I am in here.
Mark Utter is a man with autism who uses facilitated communication to express his true thoughts. Misunderstood for years, he and Emily Anderson are using facilitated communication to create a poignant and witty film that reveals Mark’s unique observations of our world which have been trapped in his head for a long time.
Please read the following interview from Seven Days: An Interview With Mark Utter via Facilitated Communication
SEVEN DAYS: Do you remember the first time you realized you wanted to express yourself but couldn’t?
MARK UTTER: I remember knowing I could think in a way that the people in my life assumed I could not.
SD: What was that like?
MU: It was weird. They insisted I was stupid. It also gave me some freedom from normal life that many of you jabberers would have loved.
SD: When you were growing up, how were you treated by your peers and classmates?
MU: I was treated with respect by the others who were different. People who were normal were always happy with my outward presentation of jolliness.
SD: Were you ever institutionalized or sent away from home?
MU: No, I have always lived with my mother who has been treating me like a little boy all these years. I love her dearly.
SD: When you first started facilitated communication, what was the first thing you wanted to say, and to whom?
MU: I wanted to tell my story so I guess I was waiting for Emily to be ready to have another FC friendship.
SD: Once you began FC, was your family surprised by all that was going on inside your head?
MU: I think it is hard for people to adjust their ways of thinking toward the ones in their care.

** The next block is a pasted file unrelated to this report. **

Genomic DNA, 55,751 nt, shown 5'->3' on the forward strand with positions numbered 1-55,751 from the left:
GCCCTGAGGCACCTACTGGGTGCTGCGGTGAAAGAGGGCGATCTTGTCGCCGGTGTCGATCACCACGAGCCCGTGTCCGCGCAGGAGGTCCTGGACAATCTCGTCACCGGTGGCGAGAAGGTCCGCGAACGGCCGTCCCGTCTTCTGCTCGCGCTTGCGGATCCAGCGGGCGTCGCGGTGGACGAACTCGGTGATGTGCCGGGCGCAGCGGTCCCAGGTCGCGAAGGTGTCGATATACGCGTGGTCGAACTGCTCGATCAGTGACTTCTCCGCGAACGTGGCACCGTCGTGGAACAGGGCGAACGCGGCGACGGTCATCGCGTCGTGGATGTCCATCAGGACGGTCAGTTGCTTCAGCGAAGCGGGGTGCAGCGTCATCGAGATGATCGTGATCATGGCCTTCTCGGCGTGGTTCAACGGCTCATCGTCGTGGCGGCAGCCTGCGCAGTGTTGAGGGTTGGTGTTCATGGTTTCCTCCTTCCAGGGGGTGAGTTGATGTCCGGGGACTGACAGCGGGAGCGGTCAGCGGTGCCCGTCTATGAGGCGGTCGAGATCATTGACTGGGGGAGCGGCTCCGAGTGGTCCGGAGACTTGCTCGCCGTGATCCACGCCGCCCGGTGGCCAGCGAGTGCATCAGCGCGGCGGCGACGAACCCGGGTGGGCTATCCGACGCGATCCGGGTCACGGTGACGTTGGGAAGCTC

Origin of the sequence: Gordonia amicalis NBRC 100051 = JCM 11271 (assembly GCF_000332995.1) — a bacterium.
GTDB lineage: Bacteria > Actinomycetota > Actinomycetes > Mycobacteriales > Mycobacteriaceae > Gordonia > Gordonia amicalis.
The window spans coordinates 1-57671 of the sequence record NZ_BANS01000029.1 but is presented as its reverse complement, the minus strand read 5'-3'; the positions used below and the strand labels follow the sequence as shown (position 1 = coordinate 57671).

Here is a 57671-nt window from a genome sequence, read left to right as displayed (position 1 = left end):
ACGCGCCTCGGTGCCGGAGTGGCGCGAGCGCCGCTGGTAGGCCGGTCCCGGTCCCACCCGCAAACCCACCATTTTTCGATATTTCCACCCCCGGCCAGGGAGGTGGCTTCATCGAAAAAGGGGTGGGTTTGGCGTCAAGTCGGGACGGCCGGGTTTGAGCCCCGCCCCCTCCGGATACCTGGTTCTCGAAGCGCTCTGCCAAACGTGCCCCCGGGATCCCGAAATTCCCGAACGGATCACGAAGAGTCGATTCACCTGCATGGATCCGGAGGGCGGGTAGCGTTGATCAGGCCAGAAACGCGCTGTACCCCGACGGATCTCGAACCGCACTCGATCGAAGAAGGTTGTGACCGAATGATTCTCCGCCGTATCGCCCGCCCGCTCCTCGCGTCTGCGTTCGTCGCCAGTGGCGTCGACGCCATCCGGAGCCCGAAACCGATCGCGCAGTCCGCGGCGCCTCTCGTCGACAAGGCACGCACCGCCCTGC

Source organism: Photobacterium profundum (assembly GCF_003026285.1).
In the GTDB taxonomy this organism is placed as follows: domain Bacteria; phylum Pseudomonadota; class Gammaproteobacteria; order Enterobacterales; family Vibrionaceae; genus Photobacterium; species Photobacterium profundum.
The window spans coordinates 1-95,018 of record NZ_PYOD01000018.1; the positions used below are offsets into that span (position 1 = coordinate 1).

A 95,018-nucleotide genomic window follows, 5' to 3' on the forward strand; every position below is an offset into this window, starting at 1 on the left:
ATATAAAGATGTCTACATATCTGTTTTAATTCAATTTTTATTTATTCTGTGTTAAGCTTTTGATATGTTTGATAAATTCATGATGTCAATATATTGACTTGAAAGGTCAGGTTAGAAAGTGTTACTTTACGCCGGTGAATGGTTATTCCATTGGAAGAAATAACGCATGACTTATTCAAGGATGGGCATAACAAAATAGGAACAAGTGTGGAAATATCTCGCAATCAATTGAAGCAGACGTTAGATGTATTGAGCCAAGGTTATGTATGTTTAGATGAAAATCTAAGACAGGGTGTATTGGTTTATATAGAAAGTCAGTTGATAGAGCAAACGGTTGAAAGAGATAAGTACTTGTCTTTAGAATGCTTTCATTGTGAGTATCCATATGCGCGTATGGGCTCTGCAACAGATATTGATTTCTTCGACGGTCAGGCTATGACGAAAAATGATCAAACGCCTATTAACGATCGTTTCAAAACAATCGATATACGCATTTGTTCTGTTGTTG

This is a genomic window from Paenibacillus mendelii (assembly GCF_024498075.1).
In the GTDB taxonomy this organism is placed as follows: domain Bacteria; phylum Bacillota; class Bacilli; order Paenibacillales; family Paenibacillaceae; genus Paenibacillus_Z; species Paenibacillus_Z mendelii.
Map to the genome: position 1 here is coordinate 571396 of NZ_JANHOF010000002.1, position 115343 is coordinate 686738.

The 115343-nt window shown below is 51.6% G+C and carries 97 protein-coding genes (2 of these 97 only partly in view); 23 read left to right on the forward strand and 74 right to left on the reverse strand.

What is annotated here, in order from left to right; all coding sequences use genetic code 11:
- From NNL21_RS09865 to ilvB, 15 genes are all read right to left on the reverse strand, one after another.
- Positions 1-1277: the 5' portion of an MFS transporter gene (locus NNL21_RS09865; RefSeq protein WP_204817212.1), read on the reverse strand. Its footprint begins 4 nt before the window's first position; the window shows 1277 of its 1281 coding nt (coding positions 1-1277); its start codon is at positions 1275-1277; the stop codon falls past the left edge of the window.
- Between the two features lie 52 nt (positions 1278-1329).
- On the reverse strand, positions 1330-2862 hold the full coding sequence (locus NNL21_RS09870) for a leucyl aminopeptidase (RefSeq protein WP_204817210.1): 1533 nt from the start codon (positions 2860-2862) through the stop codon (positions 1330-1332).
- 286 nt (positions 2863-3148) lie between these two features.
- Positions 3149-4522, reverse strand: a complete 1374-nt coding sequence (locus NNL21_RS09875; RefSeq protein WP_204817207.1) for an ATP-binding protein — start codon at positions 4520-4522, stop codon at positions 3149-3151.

SD: Do you typically remember your dreams at night?
SD: What are you like in your dreams?
MU: I can talk with everyone but I don’t use spoken words and they don’t either.
SD: What’s your favorite place to be?
MU: Currently it’s right next to Emily because there I have developed the voice I need to address the people who are working on this project with us.
SD: What’s your favorite activity when you have nothing else to do?
MU: I like to wander around in my mind which is quite an elaborate place.
SD: Have you ever been in love?
MU: Yes, I love life and feel there is much room for people to expand to allow it to fill the holes in their hearts.
EMILY ANDERSON: Do you think you will ever be in a relationship?
EA: Is that OK?
MU: Yes, my life was meant for other pursuits.
SD: You seem like such a happy person all the time, despite your disability. How do you stay so upbeat?
MU: First, I don’t think of myself as disabled, which gives me a stronger foundation than those who have fallen into that trap. I am happy because, like Abraham Lincoln, I know “You are only as happy as you allow yourself to be.”
SD: If you could accomplish one thing by the end of your life that would make you feel happy, what would it be?
MU: I want to make sure that Emily is celebrated for believing in people who are different. I also hope that the barriers between people melt. I will assist that big goal with world tours of [this] movie and talks about communication.
SD: Anything else you want to say that I didn’t ask about?
MU: Folks, we need money to make this possible; please attend our fundraisers or donate to our Kickstarter campaign.
This could be an amazing film but needs money to make it possible. Another interview with Mark, below:
Audience (A) -How do you communicate best?
Mark (M) -We want to address that in our next movie.
A- Do you have lots of projects planned?
A- You deal with our world in your movie. What can we learn about yours?
Pascal- There is just one world.
M- We are in the same world but the limitations I have had make me have access to different ways of understanding things.
A- What is the way you work best in the world?
M-Thank you, Russ. Yes, I work best communicating with energy. It is what guides our hearts.
A- Do you think we live too quickly?
M- I think the world moves too fast but each person can slow down. When Emily started meditating our work got better.